132. Jacob Toury, “The Chain of Command in an Anarchist-Totalitarian Regime,” Yalkut Moreshet (Hebrew), 40 (Dec. 1985), p. 45. See also Yehoyakim Cochavi, “The Final Stage in the History of German Jewry” (Hebrew), in Abraham Margaliot and Yehoyakim Cochavi, eds., The History of the Holocaust—Germany (Hebrew) (Jerusalem: Yad Vashem, 1998), p. 331.
  133. Ibid., ibid. p. 50.
  134. Ibid., note 55.
  135. Jacob Toury, “Chain of Command,” pp. 59-60.
  136. To his last days, even at the price of conceding the existence of his fatherland and even after the total defeat of the Third Reich, Porschy professed absolute loyalty to Hitler and his doctrines, as I discovered in my interview with him in Rechnitz in July 1994. Further evidence of this loyalty surfaces in a videotape made at the initiative of DöW in Vienna. The subject is expanded in the chapter on the relations among the Gauleiters, Hitler, and Bormann; see Hüttenberger, Die Gauleiter, pp. 195-200.
  137. The meaning of an “orderly evacuation” was to keep the Jews alive as far as possible. In her article, Lappin describes the different interpretations of this directive and states that some Gauleiters gave orders to give food to the Jews and to carry the sick on stretchers, while others brutalized and murdered the marchers; see more in Lappin, “The Death Marches of Hungarian Jews,” pp. 215-242.
  138. Hitler reserved the right to appoint and dismiss Gauleiters. All attempts to integrate them into the party apparatus failed; see Hüttenberger, Die Gauleiter, pp. 195-200.
  139. Moser, “Die Juden,” p. 301, Dok. 7.
  140. Quoted in Saul Friedländer, Nazi Germany and the Jews: The Years of Persecution, 1933–1939 (New York: HaperCollins, 1997) p. 177, based on Elke Fröhlich, ed., Die Tagebücher von Joseph Goebbels. Sämtliche Fragemente, Part I, Aufzeichnungen 1924- 1941, 4 volumes (Munich: Saur, 1987), vol. 3, p. 351.
  141. Portschy’s status in the party was not strong because of an internal struggle, in early 1938, between D. Josef Leopold of the SA and Hubert Klausner of the SD. After Hitler ruled in favor of the appointment of Klausner, Portschy was actually at risk of house arrest. He safeguarded his position by declaring his allegiance to Klausner. From then on he sought to prove his loyalty to the leader and his ways; Gerald Schlag, “Der 12 März 1938,” pp. 100–101.
  142. All opponents of the National-Socialist party were dismissed from their positions, and some were even sent to concentration camps, e.g., Governor Hans Sylvester, who died in Dachau; Ernst August, “Ausflösung und Aufteilung des Burgenlandes im Jahre 1938,” in Burgenland 1938 (Eisenstadt, 1989), p. 120.
  143. Jonny Moser, “Die Katastrophe der Juden in Österreich, 1938–1945, Studia Judaica Austriaca V (1977), p. 112.
  144. Interview with the author, Eisenstadt, summer 1996. Father Alfred Zistler wrote the history of the Jews of Deutschkreutz; See Zistler, “Geschichte der Juden in Deutschkreutz,” in Hugo Gold, ed., Gedenkbuch, pp. 57–75.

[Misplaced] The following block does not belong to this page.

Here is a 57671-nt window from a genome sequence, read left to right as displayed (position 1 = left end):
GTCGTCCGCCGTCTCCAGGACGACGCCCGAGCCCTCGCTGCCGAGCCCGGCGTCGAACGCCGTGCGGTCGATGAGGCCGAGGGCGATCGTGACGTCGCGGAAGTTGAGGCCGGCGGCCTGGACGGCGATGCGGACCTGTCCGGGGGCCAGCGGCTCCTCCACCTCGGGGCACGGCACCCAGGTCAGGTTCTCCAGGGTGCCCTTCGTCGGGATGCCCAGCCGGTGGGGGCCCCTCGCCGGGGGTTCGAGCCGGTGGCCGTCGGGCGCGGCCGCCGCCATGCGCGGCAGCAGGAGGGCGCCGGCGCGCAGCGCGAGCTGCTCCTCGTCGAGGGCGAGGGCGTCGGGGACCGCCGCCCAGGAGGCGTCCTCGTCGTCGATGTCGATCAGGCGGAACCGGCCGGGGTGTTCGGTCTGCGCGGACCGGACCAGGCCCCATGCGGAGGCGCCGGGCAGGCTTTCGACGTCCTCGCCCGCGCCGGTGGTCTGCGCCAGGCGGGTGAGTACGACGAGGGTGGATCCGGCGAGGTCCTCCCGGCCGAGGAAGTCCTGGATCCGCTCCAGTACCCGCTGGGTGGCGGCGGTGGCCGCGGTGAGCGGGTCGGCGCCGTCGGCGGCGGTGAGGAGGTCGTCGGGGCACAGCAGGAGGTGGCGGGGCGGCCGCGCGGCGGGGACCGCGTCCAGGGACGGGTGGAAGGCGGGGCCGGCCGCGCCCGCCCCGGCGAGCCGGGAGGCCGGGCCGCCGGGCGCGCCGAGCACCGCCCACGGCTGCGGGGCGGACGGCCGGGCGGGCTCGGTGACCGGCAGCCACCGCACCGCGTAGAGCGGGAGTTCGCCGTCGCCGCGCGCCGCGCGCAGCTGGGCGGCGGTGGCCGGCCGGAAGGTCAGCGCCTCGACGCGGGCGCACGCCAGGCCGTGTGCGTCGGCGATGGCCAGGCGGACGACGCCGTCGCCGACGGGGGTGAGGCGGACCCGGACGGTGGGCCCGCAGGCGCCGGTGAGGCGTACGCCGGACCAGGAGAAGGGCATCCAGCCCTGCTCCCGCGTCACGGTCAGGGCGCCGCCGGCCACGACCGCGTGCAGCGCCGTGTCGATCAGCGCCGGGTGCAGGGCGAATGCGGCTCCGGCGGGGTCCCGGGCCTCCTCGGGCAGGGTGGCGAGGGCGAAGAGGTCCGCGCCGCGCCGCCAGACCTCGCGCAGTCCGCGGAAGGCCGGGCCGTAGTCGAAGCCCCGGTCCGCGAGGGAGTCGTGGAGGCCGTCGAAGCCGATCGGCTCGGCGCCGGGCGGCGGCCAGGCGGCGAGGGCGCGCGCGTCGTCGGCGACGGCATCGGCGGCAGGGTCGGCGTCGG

145. Botz, Die Eingliederung, p. 156.
  146. Moser, “Die Juden,” p. 301, Dok. 7. News of the Jewish Telegraphic Agency, New York, Bd. IV, Nr. 13, 14.4.1938.
  147. Cochavi, “The Final Stage,” p. 331.
  148. Ibid.
  149. Toury, “Chain of Command,” p. 49.
  150. Ibid., p. 50. Cochavi, “The Final Stage,” pp. 341-342; and Ian Kershaw, The Nazi Dictatorship, p. 116, n. 85.
  151. Hüttenberg, Die Gauleiter, p. 145. The same happened in the Netherlands. Even before the occupation, the local Nazi party had begun to use the term Duitse Westmark (the German western province); Dan Michman, The Holocaust and Holocaust Research (Hebrew) (Moreshet: Tel Aviv,1998; English forthcoming), p. 85.
  152. Rosenkranz, Verfolgung und Selbstbehauptung, p. 89; August Ernst, “Zur Auflösung des Burgenlandes im Jahre 1938,” in Festschrift für Heinrich Kunnert, Burgenländische Forschungen Sonderheft II (Eisenstadt: Burgenländische Landesarchiv, 1969, pp. 42–43.
  153. Ernst, “Auflösung,” pp. 124–125. The Burgenland SD also viewed the Hungarians as highly dangerous; See Luza, österreich, p. 50.
  154. Toury, “Chain of Command,” p. 47.
  155. The term Abwanderung appears in several documents; see Moser, “Die Juden,” p. 302, Dok. 11, p. 319, Dok. 49.
  156. The policy was defined as Judenauswanderung until the summer of 1941. On January 1942, Heydrich stated, “Reichsmarschall Göring’s order has come into my possession as the Führer instructed, and instead of emigration, the Führer now authorizes only the transport of the Jews to the East.” Based on a record made by Undersecretary of State Martin Luther on August 21, 1942, Nuremberg Documents, NG 2586, quoted in Madajczyk, “Hitler’s Direct Influence on Decisions, ” p.49, no. 27.
  157. Toury, “From Forced Emigration to Deportation,” p. 83. Gauleiter Franz Schwede-Coburg of Stettin was the first to transfer the Jewish population eastward; ibid., p. 77. The Burgenland precedent of confiscating property also served as a model. On July 22, 1938, the Gestapo in Eisenstadt valued confiscated Jewish property at 800,000 marks, a much larger sum, proportionately, than that of the Jews of Vienna, whose property was valued on June 21, 1938, at 3,902,391.24 marks. According to the 1923 census, the Jewish population of Vienna was 201,513, forty-eight times greater than the 3,720 Jews counted in Burgenland at that time; Leo Goldhammer, “Von den Juden Österreichs,” in Löbel Taubes and Chajim Bloch, eds., Jüdisches Jaahrbuch für österreich (Vienna, 1932), p. 8.
  158. Friedländer, Nazi Germany and the Jews, Introduction, pp. 4-5.